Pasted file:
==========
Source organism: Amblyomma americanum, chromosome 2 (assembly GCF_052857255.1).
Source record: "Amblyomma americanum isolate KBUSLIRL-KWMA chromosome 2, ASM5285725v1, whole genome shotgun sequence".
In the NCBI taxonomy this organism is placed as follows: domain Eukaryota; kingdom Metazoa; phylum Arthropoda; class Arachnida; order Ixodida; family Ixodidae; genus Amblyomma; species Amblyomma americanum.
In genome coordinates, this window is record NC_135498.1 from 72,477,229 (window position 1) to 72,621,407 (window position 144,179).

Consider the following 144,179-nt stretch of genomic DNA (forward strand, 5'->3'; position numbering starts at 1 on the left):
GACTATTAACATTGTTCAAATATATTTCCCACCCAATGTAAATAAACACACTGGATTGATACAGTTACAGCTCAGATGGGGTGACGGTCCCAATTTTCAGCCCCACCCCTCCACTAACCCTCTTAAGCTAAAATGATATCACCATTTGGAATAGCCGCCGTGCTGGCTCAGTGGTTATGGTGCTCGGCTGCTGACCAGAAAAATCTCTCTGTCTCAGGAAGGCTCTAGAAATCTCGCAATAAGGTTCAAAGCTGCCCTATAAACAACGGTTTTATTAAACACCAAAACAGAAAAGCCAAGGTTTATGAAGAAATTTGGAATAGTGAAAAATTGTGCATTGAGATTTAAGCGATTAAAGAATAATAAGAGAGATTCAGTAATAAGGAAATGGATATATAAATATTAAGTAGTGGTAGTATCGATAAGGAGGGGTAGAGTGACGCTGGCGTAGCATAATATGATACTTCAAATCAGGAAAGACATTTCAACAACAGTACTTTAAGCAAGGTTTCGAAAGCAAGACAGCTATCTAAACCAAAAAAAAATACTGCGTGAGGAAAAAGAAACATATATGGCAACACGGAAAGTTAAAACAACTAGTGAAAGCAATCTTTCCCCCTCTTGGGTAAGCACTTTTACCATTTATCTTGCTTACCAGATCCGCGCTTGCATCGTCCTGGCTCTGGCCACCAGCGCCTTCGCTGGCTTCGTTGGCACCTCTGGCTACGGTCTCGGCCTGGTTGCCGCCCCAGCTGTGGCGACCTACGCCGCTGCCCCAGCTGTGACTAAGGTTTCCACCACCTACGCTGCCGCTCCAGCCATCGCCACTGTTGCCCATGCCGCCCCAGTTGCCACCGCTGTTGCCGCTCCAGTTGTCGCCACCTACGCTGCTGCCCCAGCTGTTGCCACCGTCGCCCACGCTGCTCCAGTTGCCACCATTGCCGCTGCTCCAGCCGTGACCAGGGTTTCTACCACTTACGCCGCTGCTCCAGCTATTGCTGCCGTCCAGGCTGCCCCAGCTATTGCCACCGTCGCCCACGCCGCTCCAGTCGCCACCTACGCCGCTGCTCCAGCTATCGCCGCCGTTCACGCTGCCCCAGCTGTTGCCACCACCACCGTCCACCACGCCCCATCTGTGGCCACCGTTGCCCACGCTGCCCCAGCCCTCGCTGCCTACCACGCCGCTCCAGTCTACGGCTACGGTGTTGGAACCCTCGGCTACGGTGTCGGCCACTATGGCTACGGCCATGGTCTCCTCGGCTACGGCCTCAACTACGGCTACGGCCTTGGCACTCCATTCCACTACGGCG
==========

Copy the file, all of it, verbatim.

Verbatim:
Source organism: Amblyomma americanum, chromosome 2 (assembly GCF_052857255.1).
Source record: "Amblyomma americanum isolate KBUSLIRL-KWMA chromosome 2, ASM5285725v1, whole genome shotgun sequence".
In the NCBI taxonomy this organism is placed as follows: domain Eukaryota; kingdom Metazoa; phylum Arthropoda; class Arachnida; order Ixodida; family Ixodidae; genus Amblyomma; species Amblyomma americanum.
In genome coordinates, this window is record NC_135498.1 from 72,477,229 (window position 1) to 72,621,407 (window position 144,179).

Consider the following 144,179-nt stretch of genomic DNA (forward strand, 5'->3'; position numbering starts at 1 on the left):
GACTATTAACATTGTTCAAATATATTTCCCACCCAATGTAAATAAACACACTGGATTGATACAGTTACAGCTCAGATGGGGTGACGGTCCCAATTTTCAGCCCCACCCCTCCACTAACCCTCTTAAGCTAAAATGATATCACCATTTGGAATAGCCGCCGTGCTGGCTCAGTGGTTATGGTGCTCGGCTGCTGACCAGAAAAATCTCTCTGTCTCAGGAAGGCTCTAGAAATCTCGCAATAAGGTTCAAAGCTGCCCTATAAACAACGGTTTTATTAAACACCAAAACAGAAAAGCCAAGGTTTATGAAGAAATTTGGAATAGTGAAAAATTGTGCATTGAGATTTAAGCGATTAAAGAATAATAAGAGAGATTCAGTAATAAGGAAATGGATATATAAATATTAAGTAGTGGTAGTATCGATAAGGAGGGGTAGAGTGACGCTGGCGTAGCATAATATGATACTTCAAATCAGGAAAGACATTTCAACAACAGTACTTTAAGCAAGGTTTCGAAAGCAAGACAGCTATCTAAACCAAAAAAAAATACTGCGTGAGGAAAAAGAAACATATATGGCAACACGGAAAGTTAAAACAACTAGTGAAAGCAATCTTTCCCCCTCTTGGGTAAGCACTTTTACCATTTATCTTGCTTACCAGATCCGCGCTTGCATCGTCCTGGCTCTGGCCACCAGCGCCTTCGCTGGCTTCGTTGGCACCTCTGGCTACGGTCTCGGCCTGGTTGCCGCCCCAGCTGTGGCGACCTACGCCGCTGCCCCAGCTGTGACTAAGGTTTCCACCACCTACGCTGCCGCTCCAGCCATCGCCACTGTTGCCCATGCCGCCCCAGTTGCCACCGCTGTTGCCGCTCCAGTTGTCGCCACCTACGCTGCTGCCCCAGCTGTTGCCACCGTCGCCCACGCTGCTCCAGTTGCCACCATTGCCGCTGCTCCAGCCGTGACCAGGGTTTCTACCACTTACGCCGCTGCTCCAGCTATTGCTGCCGTCCAGGCTGCCCCAGCTATTGCCACCGTCGCCCACGCCGCTCCAGTCGCCACCTACGCCGCTGCTCCAGCTATCGCCGCCGTTCACGCTGCCCCAGCTGTTGCCACCACCACCGTCCACCACGCCCCATCTGTGGCCACCGTTGCCCACGCTGCCCCAGCCCTCGCTGCCTACCACGCCGCTCCAGTCTACGGCTACGGTGTTGGAACCCTCGGCTACGGTGTCGGCCACTATGGCTACGGCCATGGTCTCCTCGGCTACGGCCTCAACTACGGCTACGGCCTTGGCACTCCATTCCACTACGGCG